14-year-old Tanisha Crasto is dreaming big after UAE Open success

Denzil Pinto
by Denzil Pinto
23rd May 2017

article:23rd May 2017

It’s not everyday you see a youngster boast a collection of more than 200 trophies and medals, especially at the age of 14 but that’s certainly the case for rising badminton sensation Tanisha Crasto.

The Indian High School student had to make room for her ever-growing cabinet at the weekend
after scooping three titles at the 40th India Club UAE Open tournament in Dubai.

She bagged the Mixed Doubles and Under-15 crowns before putting herself into the competition’s record books by becoming the youngest player to win the women’s singles division with a straight games win over Iran’s Negin Amiripour.

Not bad for someone who only took up the sport aged five and almost quit badminton altogether if it wasn’t for her coaches and parents (Clifford and Tulip).

“My father played badminton and after watching him, that was when I was inspired,” said Crasto, who hails from Goa, India and was a triple junior champion at last year’s GCC Bahrain Open.

“I enjoyed playing the sport but when I was around 10 years old, there were times when I wanted to give up because I was really tired and wouldn’t know how to manage my studies.

“I wanted to stop playing badminton but my coaches and parents, who have always supported me, said not to give up anything in life and just move on.”

Her success is partly down to her training, where she can spend up to seven hours every day on the India Club courts.

Now with the dust settling on her new pieces of silverware, she wants to go even further and emulate her idols former world No1 Saina Nehwal and Rio silver medalist and ex- world No2, PV Sindhu.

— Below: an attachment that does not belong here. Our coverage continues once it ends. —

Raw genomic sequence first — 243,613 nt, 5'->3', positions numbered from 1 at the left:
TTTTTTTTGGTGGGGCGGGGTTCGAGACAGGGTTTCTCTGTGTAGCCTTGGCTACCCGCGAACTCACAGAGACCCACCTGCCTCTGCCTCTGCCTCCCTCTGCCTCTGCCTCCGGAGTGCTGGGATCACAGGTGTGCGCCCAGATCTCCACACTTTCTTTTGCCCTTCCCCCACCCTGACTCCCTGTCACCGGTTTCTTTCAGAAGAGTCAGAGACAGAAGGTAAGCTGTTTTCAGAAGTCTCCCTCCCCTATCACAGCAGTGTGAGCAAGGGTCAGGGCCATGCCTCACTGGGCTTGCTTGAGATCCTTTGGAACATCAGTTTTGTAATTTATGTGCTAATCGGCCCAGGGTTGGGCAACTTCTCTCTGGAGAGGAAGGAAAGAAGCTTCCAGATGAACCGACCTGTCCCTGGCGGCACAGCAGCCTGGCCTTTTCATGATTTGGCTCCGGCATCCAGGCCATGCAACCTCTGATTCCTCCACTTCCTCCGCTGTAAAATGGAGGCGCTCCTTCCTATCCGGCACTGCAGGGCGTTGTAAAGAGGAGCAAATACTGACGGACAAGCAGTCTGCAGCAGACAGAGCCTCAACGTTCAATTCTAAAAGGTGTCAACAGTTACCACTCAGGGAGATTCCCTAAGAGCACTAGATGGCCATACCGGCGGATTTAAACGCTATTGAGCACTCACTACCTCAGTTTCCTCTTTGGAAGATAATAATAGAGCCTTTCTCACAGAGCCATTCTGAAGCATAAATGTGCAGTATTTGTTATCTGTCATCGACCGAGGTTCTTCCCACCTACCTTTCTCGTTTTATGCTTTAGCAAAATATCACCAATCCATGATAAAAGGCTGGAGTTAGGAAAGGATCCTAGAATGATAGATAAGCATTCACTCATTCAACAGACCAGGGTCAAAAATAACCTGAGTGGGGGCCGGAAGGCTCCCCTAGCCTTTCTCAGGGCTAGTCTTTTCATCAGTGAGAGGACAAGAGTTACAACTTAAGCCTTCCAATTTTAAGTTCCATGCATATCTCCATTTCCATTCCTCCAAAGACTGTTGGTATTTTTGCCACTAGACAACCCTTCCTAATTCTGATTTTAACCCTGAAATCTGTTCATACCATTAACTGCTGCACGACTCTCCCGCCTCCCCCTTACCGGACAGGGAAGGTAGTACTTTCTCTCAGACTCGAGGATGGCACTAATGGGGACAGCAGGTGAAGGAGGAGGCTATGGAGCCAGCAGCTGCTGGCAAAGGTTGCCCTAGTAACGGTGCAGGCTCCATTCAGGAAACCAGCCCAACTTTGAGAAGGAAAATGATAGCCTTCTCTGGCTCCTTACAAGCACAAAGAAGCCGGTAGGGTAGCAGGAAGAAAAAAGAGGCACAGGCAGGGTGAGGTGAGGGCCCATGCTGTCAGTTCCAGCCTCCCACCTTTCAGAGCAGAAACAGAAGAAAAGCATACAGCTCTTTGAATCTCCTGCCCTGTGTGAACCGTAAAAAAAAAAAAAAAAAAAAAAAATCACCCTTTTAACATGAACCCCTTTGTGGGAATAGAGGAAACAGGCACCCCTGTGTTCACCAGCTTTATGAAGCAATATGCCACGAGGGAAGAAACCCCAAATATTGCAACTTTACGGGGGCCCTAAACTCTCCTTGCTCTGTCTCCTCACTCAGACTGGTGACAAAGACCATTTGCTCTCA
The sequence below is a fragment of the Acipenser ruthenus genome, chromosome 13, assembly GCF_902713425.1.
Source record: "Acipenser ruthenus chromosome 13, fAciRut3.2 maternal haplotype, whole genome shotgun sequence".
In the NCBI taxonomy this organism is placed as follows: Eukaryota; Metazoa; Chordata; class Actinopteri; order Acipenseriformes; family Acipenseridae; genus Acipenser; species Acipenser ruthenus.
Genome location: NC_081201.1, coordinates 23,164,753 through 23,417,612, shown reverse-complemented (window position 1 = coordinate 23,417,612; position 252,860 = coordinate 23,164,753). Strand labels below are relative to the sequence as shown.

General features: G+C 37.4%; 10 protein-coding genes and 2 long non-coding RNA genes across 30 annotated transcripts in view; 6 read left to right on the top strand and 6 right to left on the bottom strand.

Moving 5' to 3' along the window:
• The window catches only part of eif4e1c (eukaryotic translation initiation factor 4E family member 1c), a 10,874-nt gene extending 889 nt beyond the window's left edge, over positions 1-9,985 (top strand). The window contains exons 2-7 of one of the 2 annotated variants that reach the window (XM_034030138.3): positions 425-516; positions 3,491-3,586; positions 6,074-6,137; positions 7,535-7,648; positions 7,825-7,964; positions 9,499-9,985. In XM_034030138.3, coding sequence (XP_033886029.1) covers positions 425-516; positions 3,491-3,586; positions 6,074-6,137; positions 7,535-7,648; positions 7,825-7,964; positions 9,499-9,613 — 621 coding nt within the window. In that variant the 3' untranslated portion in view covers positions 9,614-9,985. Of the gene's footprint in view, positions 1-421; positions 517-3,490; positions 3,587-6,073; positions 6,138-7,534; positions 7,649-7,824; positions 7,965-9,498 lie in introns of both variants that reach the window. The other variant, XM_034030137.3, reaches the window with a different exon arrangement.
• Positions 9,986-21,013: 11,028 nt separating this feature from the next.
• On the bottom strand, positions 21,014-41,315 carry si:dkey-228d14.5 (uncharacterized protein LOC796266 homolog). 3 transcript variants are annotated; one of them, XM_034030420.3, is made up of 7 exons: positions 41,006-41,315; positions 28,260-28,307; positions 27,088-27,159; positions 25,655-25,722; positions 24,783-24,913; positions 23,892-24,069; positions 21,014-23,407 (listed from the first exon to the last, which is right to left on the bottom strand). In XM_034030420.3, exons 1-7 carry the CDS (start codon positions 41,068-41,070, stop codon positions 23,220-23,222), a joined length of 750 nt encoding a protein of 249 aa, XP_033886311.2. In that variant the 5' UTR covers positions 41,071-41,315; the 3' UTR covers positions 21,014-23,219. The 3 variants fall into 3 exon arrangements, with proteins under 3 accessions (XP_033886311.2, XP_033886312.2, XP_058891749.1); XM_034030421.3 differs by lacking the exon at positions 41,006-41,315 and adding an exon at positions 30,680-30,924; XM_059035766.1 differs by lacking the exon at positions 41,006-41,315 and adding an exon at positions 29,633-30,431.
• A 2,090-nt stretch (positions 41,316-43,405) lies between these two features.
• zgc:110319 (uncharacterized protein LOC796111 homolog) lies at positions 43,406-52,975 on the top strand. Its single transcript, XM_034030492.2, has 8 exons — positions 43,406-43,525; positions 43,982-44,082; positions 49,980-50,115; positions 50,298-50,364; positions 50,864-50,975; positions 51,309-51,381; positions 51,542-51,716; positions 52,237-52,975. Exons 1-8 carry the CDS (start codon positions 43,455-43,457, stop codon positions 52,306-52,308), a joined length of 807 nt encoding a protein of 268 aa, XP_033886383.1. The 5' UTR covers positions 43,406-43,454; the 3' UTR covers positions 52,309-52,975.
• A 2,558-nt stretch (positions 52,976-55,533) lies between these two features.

“I know Saina personally having met her at the BWF World Superseries in Dubai last December. We visited the Bollywood Parks in Dubai and it was great motivation for me to hear inspiring words and tips from her,” she said.

“With her silver medal at the Olympic Games, Sindhu has proven that not only boys can achieve medals for India but also girls can as well and that really inspires me.

“There’s still plenty of years for me to develop and I want to become better than them. That’s my aim because they’ve set the bar and it’s up to me and the rest of the world to exceed that.

“My aim is to become the World No1 and become an Olympic gold medalist and hopefully I can do that between the ages of 21 to 25 because right now, I’m focused on making a career in badminton.”

In order to do that, she now plans to compete internationally this year with trips to Belgium and India scheduled in her diary.

“It’s going to be a big step for me but by playing against international players, you can improve yourself against people who have different techniques of playing.”


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